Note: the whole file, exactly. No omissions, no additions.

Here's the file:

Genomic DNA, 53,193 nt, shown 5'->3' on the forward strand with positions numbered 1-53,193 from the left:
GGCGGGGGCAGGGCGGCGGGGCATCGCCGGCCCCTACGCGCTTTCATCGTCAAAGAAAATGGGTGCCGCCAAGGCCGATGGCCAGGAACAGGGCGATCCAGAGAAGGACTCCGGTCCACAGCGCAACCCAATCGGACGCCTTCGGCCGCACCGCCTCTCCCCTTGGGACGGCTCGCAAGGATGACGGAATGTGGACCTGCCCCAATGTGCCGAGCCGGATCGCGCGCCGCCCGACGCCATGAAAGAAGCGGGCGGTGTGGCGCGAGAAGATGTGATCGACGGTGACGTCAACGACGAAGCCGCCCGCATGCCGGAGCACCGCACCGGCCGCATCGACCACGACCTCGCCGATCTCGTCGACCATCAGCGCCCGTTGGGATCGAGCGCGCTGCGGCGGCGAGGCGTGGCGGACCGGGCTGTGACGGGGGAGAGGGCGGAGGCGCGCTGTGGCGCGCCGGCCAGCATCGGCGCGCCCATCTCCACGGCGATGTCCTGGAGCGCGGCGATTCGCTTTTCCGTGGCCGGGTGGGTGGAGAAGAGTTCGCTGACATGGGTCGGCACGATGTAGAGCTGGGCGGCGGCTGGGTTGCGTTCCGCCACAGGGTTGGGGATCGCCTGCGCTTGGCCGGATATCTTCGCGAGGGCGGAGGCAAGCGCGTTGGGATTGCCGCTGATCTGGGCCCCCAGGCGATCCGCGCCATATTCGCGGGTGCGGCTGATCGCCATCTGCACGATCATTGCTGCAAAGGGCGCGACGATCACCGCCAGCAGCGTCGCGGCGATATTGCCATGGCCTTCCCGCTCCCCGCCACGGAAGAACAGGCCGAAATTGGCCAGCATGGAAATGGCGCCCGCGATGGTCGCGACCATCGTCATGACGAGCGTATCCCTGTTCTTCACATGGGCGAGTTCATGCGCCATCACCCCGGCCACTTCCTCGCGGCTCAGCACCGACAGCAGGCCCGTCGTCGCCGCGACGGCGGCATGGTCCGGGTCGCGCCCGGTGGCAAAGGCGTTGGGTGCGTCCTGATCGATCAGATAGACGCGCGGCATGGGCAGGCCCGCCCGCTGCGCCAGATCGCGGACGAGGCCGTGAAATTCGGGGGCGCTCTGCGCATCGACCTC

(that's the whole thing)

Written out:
Genomic DNA, 53,193 nt, shown 5'->3' on the forward strand with positions numbered 1-53,193 from the left:
GGCGGGGGCAGGGCGGCGGGGCATCGCCGGCCCCTACGCGCTTTCATCGTCAAAGAAAATGGGTGCCGCCAAGGCCGATGGCCAGGAACAGGGCGATCCAGAGAAGGACTCCGGTCCACAGCGCAACCCAATCGGACGCCTTCGGCCGCACCGCCTCTCCCCTTGGGACGGCTCGCAAGGATGACGGAATGTGGACCTGCCCCAATGTGCCGAGCCGGATCGCGCGCCGCCCGACGCCATGAAAGAAGCGGGCGGTGTGGCGCGAGAAGATGTGATCGACGGTGACGTCAACGACGAAGCCGCCCGCATGCCGGAGCACCGCACCGGCCGCATCGACCACGACCTCGCCGATCTCGTCGACCATCAGCGCCCGTTGGGATCGAGCGCGCTGCGGCGGCGAGGCGTGGCGGACCGGGCTGTGACGGGGGAGAGGGCGGAGGCGCGCTGTGGCGCGCCGGCCAGCATCGGCGCGCCCATCTCCACGGCGATGTCCTGGAGCGCGGCGATTCGCTTTTCCGTGGCCGGGTGGGTGGAGAAGAGTTCGCTGACATGGGTCGGCACGATGTAGAGCTGGGCGGCGGCTGGGTTGCGTTCCGCCACAGGGTTGGGGATCGCCTGCGCTTGGCCGGATATCTTCGCGAGGGCGGAGGCAAGCGCGTTGGGATTGCCGCTGATCTGGGCCCCCAGGCGATCCGCGCCATATTCGCGGGTGCGGCTGATCGCCATCTGCACGATCATTGCTGCAAAGGGCGCGACGATCACCGCCAGCAGCGTCGCGGCGATATTGCCATGGCCTTCCCGCTCCCCGCCACGGAAGAACAGGCCGAAATTGGCCAGCATGGAAATGGCGCCCGCGATGGTCGCGACCATCGTCATGACGAGCGTATCCCTGTTCTTCACATGGGCGAGTTCATGCGCCATCACCCCGGCCACTTCCTCGCGGCTCAGCACCGACAGCAGGCCCGTCGTCGCCGCGACGGCGGCATGGTCCGGGTCGCGCCCGGTGGCAAAGGCGTTGGGTGCGTCCTGATCGATCAGATAGACGCGCGGCATGGGCAGGCCCGCCCGCTGCGCCAGATCGCGGACGAGGCCGTGAAATTCGGGGGCGCTCTGCGCATCGACCTC